Past Runs Show Cubs’ Championship Window Still Wide Open
(Yes, Even if They Miss the Playoffs This Year)
With the ever-changing MLB landscape continuing to spur conversation about tanking, collusion, rebuilds, and windows of contention, it’s easy to throw around labels without acknowledging some basic truths. Situations can vary for teams depending on market size, trends within the sport, and ownership.
Windows of contention have been very different for the best teams in baseball over the last 20 years. And even the teams that have capitalized on their chances have missed the playoffs while being within their window. There’s a lot to learn here about perspective as the Cubs pursue opportunities to raise more flags in the bleachers.
So let’s talk about championship windows and where this Cubs team stands right now, using some past and current organizations to help us.
We’ll focus on the Yankees (1995-present), Cardinals (2000-2015), Giants (2010-2016) and Phillies (2007-2011) as our samples. It goes without saying that not all teams and situations are created equal, but it can still be helpful to consider how other great teams have fared. And, yes, I suppose you can argue the Cardinals and Giants are still operating within their respective windows. That said, kindly shut up and just go with me on this.
Those damn Yankees won four titles in five years from 1996-2000. We call that a dynasty where I come from, and we may never see such dominance again. Following that run they reached the playoffs all but once from 2001-12 and came away with only one championship. Their trophy binge of the late 90’s was remarkable, but they went 1-for-11 in their World Series quests the following seasons. October can be a real B.
Looking season by season, it’s hard to argue that the Yankees’ window ever really closed. Since the ’94 strike, they’ve missed the playoffs four times (and they were playing .600 ball that cancelled year, for anyone who likes to assume that World Series was destined to be White Sox vs. Expos). Even their non-playoff seasons saw them post winning records, and with their resources they’ve been able to rebuild on the fly and quickly jump back into contention.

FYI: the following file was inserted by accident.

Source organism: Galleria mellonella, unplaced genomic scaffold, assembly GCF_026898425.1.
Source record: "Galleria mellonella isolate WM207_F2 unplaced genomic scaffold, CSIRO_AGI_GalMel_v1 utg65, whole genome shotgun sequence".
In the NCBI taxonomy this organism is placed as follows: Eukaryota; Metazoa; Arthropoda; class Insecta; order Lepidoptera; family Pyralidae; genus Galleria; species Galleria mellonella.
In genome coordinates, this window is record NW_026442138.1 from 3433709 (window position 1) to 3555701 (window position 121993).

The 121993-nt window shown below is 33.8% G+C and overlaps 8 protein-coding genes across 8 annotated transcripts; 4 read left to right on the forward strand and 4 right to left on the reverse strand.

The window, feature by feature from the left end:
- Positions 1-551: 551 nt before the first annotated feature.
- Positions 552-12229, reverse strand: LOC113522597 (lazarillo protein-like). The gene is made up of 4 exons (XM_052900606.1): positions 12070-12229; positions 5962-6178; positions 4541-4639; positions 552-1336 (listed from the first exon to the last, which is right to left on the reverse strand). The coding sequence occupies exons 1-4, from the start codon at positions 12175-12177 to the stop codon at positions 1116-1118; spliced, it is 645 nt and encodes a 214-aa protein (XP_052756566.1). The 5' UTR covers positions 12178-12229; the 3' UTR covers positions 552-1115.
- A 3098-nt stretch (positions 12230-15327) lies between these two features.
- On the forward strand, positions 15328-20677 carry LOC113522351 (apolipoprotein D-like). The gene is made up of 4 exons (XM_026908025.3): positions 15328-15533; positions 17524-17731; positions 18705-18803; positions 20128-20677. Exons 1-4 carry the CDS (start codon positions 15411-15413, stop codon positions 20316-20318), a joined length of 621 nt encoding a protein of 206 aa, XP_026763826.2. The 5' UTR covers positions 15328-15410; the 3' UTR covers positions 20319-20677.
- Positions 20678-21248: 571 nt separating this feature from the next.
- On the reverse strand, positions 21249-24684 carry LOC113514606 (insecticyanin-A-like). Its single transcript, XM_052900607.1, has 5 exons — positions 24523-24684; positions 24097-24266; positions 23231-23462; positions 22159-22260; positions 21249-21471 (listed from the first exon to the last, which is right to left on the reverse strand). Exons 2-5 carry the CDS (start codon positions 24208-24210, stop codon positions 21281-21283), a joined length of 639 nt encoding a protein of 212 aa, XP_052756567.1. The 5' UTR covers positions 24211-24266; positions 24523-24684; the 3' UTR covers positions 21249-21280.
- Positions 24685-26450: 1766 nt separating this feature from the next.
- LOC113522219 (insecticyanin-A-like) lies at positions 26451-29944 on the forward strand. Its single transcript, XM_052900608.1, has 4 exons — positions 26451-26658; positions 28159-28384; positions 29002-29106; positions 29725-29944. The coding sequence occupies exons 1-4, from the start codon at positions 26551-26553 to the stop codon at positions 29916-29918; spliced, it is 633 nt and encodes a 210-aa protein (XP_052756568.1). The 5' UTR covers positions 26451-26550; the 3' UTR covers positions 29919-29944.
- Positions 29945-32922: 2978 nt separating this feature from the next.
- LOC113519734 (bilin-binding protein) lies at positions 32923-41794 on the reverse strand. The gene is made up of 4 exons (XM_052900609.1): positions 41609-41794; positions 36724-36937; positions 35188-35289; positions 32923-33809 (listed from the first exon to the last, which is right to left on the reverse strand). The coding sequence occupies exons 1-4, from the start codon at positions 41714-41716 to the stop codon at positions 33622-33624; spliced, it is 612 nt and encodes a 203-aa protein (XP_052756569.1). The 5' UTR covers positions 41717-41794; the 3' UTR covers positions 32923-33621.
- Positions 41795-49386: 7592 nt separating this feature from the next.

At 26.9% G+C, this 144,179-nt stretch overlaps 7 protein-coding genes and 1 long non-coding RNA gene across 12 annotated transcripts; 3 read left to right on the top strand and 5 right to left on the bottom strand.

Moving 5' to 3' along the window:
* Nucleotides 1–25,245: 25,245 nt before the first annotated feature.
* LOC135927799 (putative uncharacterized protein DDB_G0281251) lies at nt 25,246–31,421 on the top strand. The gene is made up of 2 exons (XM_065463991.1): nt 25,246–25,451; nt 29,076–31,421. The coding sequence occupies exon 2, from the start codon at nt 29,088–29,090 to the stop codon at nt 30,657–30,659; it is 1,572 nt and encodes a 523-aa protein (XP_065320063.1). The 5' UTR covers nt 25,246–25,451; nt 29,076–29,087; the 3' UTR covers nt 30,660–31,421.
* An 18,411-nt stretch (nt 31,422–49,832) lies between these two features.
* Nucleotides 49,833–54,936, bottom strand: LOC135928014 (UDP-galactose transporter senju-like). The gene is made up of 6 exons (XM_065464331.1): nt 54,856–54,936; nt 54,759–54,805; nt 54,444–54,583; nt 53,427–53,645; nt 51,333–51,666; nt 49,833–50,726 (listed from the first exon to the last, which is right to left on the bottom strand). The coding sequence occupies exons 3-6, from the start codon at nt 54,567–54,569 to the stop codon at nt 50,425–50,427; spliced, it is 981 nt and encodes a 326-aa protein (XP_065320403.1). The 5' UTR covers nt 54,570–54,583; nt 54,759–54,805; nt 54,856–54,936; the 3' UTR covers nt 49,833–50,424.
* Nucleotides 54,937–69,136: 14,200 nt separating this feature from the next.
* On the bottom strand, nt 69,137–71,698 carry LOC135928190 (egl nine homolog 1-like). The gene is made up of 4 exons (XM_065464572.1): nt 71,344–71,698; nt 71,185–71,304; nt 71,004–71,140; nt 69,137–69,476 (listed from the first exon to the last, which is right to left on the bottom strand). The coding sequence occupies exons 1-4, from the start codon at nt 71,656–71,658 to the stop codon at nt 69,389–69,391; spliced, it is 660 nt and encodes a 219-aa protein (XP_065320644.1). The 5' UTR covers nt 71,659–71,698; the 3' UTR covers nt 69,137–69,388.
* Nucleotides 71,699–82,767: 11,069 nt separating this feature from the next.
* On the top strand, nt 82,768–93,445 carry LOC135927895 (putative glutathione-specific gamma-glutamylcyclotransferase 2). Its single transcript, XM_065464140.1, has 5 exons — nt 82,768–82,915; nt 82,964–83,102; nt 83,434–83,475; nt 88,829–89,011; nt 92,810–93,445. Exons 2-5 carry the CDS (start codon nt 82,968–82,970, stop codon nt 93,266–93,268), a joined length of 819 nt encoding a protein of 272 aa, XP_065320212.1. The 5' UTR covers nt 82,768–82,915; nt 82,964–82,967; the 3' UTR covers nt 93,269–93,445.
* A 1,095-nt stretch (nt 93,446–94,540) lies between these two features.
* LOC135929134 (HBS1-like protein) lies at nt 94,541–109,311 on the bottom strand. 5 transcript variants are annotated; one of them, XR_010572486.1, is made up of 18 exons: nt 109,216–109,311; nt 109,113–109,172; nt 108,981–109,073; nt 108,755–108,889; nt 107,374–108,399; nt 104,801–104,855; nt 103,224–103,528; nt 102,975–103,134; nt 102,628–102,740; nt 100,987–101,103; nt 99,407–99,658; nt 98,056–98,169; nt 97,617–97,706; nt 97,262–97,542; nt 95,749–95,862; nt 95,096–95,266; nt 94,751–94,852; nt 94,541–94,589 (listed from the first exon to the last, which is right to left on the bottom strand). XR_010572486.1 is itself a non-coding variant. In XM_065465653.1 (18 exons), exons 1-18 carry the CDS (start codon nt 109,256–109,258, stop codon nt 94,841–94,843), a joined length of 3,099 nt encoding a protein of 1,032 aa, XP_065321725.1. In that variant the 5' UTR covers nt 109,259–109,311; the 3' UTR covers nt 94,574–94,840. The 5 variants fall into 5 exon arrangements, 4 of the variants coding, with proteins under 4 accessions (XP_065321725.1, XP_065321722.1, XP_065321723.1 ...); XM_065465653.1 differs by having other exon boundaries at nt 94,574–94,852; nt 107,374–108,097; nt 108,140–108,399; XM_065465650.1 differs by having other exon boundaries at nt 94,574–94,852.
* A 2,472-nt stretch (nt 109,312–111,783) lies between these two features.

In short, the Yankees remain the gold standard and not reaching the playoffs is a baffling ordeal for their fans. Aspire to be the Yankees.
Next, the Cardinals.
We hate them. They hate us. But we have to accept a hard truth as Cubs fans: As an organization, the Cardinals have been the best in the National League this century.
The Cardinals have had one losing season since 2000, only missing the playoffs six times in the last 18 seasons. But did their window close in 2003 when they missed the playoffs? Clearly not. How about after a middling 2007 after coming off a title? Meh, debatable, as they had a winning record the next year and reached the playoffs in 2009.
Hopefully, for the Cubs’ sake anyway, more losing is on the way for St. Louis and the 2015 NLDS will effectively be seen as The Day the Window Closed. But this stretch has been remarkable, and it’s worth noting that their second worst team during this stretch actually won the World Series. What?